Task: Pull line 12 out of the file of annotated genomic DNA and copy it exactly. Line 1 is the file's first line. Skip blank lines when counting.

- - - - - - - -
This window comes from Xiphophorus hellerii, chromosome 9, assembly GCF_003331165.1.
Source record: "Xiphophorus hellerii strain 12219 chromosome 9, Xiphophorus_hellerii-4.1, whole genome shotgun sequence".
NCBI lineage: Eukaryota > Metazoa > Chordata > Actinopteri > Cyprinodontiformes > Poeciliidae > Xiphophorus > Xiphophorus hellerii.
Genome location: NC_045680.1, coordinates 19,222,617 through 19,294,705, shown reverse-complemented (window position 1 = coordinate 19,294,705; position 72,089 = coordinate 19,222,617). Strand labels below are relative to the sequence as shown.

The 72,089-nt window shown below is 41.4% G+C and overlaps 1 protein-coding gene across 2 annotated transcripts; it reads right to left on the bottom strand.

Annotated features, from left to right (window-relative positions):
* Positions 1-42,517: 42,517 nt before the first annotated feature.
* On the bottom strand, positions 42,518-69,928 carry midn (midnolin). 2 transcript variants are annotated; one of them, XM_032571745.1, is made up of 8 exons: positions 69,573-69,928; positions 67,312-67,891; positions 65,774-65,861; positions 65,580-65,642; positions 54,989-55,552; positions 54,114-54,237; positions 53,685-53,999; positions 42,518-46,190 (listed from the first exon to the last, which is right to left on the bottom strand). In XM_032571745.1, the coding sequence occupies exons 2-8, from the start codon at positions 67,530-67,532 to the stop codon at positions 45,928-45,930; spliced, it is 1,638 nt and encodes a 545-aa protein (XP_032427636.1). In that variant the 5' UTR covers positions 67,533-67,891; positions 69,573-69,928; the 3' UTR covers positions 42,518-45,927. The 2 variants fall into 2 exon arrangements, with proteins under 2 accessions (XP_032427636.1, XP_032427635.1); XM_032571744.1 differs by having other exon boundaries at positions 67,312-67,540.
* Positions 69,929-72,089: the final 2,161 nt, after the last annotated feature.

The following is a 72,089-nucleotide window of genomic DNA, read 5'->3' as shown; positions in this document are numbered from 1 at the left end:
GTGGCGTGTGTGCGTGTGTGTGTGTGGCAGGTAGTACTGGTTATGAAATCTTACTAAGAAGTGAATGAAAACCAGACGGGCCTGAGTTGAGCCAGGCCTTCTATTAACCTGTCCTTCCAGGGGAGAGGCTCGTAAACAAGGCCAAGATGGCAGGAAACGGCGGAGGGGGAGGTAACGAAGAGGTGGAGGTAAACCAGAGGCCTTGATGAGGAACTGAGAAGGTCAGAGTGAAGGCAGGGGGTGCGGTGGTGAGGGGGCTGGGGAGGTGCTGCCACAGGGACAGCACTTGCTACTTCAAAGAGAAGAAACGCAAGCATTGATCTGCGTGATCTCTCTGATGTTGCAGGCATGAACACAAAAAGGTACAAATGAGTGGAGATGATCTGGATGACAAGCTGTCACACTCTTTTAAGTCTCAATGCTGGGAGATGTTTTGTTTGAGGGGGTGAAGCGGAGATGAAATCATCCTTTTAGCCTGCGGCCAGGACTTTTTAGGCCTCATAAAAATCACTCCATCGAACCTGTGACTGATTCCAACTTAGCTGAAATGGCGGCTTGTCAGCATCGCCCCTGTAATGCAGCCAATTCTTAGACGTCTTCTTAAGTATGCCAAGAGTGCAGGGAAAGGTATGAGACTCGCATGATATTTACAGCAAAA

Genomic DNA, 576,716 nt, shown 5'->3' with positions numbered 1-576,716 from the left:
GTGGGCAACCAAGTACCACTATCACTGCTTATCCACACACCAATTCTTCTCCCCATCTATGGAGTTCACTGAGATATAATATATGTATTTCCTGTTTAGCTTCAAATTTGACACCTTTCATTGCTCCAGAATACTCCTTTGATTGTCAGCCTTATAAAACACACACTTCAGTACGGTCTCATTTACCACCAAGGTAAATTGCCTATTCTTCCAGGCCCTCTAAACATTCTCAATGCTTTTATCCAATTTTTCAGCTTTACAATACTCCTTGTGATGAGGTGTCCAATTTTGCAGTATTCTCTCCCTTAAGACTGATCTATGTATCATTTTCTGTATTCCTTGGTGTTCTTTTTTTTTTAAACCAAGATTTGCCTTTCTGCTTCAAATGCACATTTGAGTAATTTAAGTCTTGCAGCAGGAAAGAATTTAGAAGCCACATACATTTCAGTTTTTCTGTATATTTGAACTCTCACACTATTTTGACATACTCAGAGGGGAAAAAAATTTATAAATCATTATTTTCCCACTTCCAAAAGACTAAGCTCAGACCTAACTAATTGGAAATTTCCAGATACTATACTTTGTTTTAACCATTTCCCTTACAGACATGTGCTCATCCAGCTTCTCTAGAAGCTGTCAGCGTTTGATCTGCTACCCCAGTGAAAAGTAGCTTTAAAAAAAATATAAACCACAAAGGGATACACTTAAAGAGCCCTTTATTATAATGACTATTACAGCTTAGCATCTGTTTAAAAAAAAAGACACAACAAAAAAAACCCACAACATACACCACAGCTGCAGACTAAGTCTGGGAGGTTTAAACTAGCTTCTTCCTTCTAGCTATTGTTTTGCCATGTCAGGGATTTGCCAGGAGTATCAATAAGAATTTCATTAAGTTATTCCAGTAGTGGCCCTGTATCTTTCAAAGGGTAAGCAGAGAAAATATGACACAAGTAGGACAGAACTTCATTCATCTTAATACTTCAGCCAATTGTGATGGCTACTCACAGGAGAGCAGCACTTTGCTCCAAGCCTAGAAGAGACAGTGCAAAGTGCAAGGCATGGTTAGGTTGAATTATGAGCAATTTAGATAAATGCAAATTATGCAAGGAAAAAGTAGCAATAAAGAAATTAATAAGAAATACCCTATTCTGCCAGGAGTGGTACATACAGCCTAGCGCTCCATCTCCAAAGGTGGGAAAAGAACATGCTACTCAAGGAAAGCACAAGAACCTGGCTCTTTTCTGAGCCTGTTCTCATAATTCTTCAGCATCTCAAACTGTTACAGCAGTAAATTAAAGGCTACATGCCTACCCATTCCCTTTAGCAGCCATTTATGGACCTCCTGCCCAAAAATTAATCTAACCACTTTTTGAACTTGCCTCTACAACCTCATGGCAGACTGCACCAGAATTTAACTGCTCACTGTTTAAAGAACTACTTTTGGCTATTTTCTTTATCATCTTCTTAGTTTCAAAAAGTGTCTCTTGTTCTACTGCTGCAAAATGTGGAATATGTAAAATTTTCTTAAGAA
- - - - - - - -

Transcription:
Genomic DNA, 576,716 nt, shown 5'->3' with positions numbered 1-576,716 from the left: